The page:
Valerik River

Valerik (Валери́к, Валарта/Valargthe) is a little river in Chechnya, a tributary of the Sunzha. The river's lower stream becomes dry in summer.


The name of the river means 'river of the dead' in Chechen. Possibly this river was a border between the Veinakhs and the Iranian peoples who lived in the steppe, and a place of bloodly battles. A neighbouring river is named Mardan, which means 'river of the dead' in Iranian languages.

Human history

In 1840 the two battles between Caucasian Imamate murids and the Russian Imperial Army, advancing towards inner Chechnya, occurred at the banks of the river. The Russians under A.V. Galafeyev (first battle) and P. Kh. Grabbe (second battle) defeated the army of Imam Shamil on 11 July and 30 October respectively. After this battle Shamil withdrew from Chechnya and retreated to Caucasian Avaria.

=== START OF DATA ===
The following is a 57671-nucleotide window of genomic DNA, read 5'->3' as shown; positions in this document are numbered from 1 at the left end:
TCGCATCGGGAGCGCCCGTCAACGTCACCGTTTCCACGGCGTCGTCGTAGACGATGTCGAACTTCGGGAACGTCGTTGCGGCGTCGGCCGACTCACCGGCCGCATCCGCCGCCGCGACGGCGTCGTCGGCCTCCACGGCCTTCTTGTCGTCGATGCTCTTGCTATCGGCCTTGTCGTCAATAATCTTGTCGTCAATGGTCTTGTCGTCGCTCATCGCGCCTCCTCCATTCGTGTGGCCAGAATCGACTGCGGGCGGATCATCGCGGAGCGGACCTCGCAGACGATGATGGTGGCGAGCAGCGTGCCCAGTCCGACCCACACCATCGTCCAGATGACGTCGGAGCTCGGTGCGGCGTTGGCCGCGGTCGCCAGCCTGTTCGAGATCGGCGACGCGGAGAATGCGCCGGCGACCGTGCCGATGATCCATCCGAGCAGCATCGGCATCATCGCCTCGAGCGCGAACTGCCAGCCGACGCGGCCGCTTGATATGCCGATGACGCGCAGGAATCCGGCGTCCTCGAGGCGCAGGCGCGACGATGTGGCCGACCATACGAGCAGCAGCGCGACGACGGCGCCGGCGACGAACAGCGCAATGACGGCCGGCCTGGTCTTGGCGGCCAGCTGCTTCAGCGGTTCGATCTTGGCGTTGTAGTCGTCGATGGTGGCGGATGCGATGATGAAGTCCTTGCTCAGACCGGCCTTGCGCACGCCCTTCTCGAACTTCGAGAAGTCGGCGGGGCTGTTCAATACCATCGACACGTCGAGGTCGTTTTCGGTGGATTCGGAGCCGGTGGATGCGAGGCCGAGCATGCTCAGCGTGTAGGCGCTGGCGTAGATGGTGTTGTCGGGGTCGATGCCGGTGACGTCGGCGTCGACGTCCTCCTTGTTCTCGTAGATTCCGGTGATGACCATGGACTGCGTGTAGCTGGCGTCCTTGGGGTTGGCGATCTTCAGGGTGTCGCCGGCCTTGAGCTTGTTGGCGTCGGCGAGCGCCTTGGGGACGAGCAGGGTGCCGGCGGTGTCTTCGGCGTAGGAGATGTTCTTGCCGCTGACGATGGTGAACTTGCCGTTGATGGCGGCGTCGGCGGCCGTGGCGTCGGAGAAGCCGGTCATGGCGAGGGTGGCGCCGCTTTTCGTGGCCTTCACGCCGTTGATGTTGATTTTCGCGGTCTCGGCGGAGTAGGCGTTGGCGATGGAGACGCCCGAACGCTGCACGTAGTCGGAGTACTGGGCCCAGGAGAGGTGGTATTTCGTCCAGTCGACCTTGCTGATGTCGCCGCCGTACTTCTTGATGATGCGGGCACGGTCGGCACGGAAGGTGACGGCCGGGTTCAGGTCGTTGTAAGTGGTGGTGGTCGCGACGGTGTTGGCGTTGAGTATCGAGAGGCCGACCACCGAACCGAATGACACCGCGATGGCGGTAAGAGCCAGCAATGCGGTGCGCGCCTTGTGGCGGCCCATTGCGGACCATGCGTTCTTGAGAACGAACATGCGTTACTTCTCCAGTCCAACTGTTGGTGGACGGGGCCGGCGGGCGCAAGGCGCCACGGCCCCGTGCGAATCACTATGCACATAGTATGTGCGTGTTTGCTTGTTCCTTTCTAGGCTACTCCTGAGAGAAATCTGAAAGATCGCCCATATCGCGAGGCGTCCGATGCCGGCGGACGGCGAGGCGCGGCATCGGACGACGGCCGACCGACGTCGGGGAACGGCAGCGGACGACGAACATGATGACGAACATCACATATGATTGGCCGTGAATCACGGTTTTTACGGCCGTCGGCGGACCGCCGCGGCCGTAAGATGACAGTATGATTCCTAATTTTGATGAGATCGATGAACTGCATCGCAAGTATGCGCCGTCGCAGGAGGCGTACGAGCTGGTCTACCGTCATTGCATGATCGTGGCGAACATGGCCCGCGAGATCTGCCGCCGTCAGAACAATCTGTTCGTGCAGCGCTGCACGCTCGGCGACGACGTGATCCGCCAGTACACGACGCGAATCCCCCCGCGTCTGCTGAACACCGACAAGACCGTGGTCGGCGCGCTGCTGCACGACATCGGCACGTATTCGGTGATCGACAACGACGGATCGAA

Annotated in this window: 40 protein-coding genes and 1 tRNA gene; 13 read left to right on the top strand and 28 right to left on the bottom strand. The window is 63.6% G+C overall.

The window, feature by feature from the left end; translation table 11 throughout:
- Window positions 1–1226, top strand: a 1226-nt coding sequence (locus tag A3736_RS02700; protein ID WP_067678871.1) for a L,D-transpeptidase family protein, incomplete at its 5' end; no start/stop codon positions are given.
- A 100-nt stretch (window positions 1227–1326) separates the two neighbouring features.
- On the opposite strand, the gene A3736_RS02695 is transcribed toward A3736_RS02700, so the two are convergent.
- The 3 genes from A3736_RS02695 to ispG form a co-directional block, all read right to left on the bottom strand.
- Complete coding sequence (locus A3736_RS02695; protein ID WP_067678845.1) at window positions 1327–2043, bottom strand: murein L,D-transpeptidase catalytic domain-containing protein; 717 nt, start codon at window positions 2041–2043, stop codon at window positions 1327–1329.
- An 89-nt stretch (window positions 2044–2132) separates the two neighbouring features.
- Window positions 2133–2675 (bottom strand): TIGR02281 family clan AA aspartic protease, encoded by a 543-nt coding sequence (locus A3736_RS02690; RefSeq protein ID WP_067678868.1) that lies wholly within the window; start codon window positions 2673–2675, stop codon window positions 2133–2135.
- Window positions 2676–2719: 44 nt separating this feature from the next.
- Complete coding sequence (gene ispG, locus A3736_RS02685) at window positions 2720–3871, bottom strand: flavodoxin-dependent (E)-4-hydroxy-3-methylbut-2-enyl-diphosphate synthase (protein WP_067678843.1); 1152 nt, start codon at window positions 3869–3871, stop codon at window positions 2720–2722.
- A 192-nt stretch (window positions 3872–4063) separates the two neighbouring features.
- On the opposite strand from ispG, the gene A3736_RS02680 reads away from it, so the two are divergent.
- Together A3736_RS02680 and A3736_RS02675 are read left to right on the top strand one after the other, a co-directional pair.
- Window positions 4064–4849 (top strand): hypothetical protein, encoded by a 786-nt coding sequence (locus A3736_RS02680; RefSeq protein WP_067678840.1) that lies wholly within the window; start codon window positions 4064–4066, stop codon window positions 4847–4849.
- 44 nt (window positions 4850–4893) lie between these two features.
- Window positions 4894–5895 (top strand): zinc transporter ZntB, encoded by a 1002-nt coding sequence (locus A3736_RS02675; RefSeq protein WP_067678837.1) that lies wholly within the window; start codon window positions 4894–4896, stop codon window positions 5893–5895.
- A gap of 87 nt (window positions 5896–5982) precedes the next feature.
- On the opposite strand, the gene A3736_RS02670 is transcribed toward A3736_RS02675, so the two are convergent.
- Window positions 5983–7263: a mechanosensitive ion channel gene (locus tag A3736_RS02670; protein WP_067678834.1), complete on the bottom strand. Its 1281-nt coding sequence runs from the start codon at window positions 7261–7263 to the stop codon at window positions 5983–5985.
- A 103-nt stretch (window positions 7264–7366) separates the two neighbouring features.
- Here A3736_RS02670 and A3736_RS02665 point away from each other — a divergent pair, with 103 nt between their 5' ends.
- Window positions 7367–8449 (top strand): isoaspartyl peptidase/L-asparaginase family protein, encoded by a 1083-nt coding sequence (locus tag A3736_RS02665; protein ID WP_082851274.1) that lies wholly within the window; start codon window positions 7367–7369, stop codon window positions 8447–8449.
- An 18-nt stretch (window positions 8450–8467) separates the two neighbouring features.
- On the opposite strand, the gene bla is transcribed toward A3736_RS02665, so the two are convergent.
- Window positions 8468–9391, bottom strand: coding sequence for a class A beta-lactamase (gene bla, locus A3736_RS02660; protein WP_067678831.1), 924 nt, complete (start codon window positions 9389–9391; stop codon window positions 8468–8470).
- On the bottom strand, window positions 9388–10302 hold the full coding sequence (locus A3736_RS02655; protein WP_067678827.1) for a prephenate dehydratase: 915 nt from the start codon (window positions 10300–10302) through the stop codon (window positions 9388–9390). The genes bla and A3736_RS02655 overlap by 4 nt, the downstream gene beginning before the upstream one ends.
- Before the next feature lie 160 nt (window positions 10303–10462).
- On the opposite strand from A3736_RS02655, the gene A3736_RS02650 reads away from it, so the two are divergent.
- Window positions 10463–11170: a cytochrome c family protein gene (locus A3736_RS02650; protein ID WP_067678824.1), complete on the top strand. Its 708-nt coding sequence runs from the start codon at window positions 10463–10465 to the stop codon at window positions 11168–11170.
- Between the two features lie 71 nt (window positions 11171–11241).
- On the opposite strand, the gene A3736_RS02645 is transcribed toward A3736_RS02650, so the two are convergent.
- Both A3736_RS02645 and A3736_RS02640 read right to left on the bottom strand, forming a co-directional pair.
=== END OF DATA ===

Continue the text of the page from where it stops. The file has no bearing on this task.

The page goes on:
A battle of the Valerik River is described in Mikhail Lermontov's "Valerik" verse. Lermontov was a participant in both battles and gained recognition as a hero, but due to Nicolas I's personal negative attitude towards Lermontov, he was not awarded a medal.

The meaning of Valerik as "the river of the dead" is still used metaphorically: the battle of Komsomolskoye was referred as a "Valerik of the late 20th century".


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